Photo Courtesy of Jocelynne Flor
The Canadian Cosmetic Cluster had the pleasure of interviewing Jessye Grundlingh, the founder of Make This Universe. Make This Universe is do it yourself skincare brand that take DIY to another level. Jessye shares her cosmetic business journey with us in the interview below.
1. What inspired you to start your business?
As an avid crafter and professional product designer, I am always picking things up in stores and convincing myself “I could just make this!” (even when I most definitely cannot!). In 2018, I discovered DIY Skincare after a brief and disappointing introduction to Natural Deodorant. After a quick Pinterest search, I realized that thousands of people had embarked on making their own natural deodorant at home too- often with disappointing (and sometimes dangerous) results.
Their formulas didn’t work, their packaging was sub-par, and the whole effort ended up putting curious and crafty folks off Natural Deodorant and DIY skincare altogether. I felt this was a tragedy since DIY skincare can be so empowering and fun!
So, my first instinct was to perfect my own safe, effective DIY Deodorant, and then share the lessons, ingredients and formula with everyone I had seen failing at it on Pinterest. This is where the idea for designing a DIY Natural Deodorant Kit came from!
I tracked down a cosmetic chemist to help me with the formula and got to work on our packaging. I spent 8 months perfecting the kit, and in my research for the design side of the one DIY Kit, I was starting to see how a holistic DIY Skincare brand could be disruptive in all the right ways, as a niche offering in the growing “green beauty” industry.
Since launching our first kit, Make This Universe has grown to include a DIY Soy Candle Kit, a range of custom skincare and our latest DIY Clay Face Mask Kit, my new personal favourite.
2. What was the biggest challenge you faced during the pandemic?
Our experience of the pandemic varied wildly from month to month, sometimes day to day.
Initially, we felt the loss of a few direct-to-consumer tradeshows that we had heavily invested in, as well as losing our DIY Workshop offerings which we had been hosting in Toronto.
After the shock wore off, our customers really showed up for us as we pivoted to offer our DIY Candle Kit, which we pre-sold to cover our inventory costs. The pre-sales sold out, and once we officially launched the kit, the orders didn’t stop coming in (and still haven’t!).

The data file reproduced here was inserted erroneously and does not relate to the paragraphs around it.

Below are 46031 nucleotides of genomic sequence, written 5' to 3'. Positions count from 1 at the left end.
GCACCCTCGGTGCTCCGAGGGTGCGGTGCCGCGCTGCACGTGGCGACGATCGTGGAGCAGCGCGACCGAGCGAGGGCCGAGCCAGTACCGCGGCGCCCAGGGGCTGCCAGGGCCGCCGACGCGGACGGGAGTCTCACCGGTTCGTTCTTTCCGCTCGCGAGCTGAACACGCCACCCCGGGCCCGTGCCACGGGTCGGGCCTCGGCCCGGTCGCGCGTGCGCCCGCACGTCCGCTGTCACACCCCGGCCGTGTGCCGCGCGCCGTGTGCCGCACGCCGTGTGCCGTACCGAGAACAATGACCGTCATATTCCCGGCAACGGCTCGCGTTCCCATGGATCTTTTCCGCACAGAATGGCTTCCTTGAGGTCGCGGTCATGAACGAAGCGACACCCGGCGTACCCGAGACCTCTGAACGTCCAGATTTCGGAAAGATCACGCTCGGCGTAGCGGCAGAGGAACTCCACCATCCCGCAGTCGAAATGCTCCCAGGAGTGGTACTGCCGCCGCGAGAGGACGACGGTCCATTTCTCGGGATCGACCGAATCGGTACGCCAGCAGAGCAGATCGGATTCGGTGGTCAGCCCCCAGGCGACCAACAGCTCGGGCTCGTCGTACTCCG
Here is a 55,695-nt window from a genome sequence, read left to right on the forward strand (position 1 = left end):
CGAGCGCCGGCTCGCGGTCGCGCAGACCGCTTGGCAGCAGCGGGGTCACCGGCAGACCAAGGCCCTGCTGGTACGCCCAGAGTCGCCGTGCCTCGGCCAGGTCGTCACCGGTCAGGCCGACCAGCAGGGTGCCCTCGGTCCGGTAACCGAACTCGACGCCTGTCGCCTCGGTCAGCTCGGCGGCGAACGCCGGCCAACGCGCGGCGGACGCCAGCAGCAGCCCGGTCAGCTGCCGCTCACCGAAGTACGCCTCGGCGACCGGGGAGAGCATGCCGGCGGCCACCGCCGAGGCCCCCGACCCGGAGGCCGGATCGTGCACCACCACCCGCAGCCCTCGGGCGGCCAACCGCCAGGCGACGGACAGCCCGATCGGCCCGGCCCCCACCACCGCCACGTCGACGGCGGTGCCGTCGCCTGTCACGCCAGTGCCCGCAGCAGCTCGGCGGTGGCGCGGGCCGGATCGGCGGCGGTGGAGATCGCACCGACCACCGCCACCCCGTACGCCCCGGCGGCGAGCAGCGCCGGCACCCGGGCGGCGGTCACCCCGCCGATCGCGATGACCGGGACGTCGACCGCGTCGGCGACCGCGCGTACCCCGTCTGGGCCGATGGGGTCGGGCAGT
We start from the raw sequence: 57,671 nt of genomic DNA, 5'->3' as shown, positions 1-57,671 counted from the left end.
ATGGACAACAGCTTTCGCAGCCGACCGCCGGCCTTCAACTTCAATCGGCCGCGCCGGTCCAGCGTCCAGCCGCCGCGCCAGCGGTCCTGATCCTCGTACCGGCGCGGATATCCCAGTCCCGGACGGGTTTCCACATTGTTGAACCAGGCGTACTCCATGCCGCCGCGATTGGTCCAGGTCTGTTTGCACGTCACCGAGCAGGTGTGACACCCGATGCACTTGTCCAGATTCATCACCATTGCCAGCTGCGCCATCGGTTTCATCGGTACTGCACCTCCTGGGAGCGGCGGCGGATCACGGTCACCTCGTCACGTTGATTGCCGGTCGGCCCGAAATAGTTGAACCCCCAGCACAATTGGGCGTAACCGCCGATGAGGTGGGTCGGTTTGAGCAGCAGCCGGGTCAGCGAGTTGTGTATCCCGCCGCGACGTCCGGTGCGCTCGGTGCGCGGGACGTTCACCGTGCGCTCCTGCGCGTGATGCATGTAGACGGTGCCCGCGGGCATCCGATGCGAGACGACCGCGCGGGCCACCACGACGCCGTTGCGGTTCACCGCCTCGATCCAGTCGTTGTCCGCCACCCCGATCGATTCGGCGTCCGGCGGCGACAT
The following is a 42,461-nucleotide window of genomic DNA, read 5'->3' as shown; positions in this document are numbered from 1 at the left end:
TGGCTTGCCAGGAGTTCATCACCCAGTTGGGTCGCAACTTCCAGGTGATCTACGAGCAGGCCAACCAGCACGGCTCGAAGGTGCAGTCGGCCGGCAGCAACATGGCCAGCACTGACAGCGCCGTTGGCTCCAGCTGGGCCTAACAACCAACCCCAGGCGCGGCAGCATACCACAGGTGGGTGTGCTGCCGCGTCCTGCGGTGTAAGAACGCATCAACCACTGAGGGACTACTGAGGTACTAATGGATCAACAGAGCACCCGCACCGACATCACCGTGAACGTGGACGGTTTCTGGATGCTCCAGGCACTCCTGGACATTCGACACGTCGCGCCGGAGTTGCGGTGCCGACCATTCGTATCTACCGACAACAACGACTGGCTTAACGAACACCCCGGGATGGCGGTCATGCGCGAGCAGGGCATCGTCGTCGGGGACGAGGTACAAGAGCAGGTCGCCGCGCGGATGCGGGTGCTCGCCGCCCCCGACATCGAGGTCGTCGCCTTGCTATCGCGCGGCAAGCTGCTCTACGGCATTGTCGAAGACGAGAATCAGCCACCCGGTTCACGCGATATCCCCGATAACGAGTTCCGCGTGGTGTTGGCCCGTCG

With the longest lockdown anywhere in North America here in Ontario- we also struggled to grow our retail presence as our local shops were shuttered, but in retrospect, I am grateful for the time it allowed me to perfect our formulas, packaging and processes. Now, when I approach retailers, I am so much more confident in our products.
The pandemic also forced us to move away from relying on our in-person retail sales and DIY events. It encouraged me to grow our online presence- by finding new ways to connect to our customers, such as launching our IGTV series “The Dirt on Clean Beauty”, and making Tik Toks!
Ultimately, I think we grew more than we would have without the pandemic since it inspired me to see our brand as Direct-To-Consumer more so than previously and act accordingly by improving our presence online and sharing my own story more.
3. Were there any positive changes to small businesses post-pandemic?
This is a tough question to answer since I am not so convinced we are “post-pandemic”. There is some talk that trade shows will return in time for the Holiday sales run, but I am not relying on anyone's product- or platform- for our sales. The positive change is more so to my approach, which is to diversify as much as we can.
My main takeaway from this whole experience- which kicked off just one year into having our product- is that we have to stay as lean and nimble as possible. This is why we still make everything in-house, and why we created our made-to-order custom skincare line. It allows us to only make what there is demand for, keep our overhead as low as possible while we continue to deal with uncertain times, even more, uncertain supply chains and economic trends.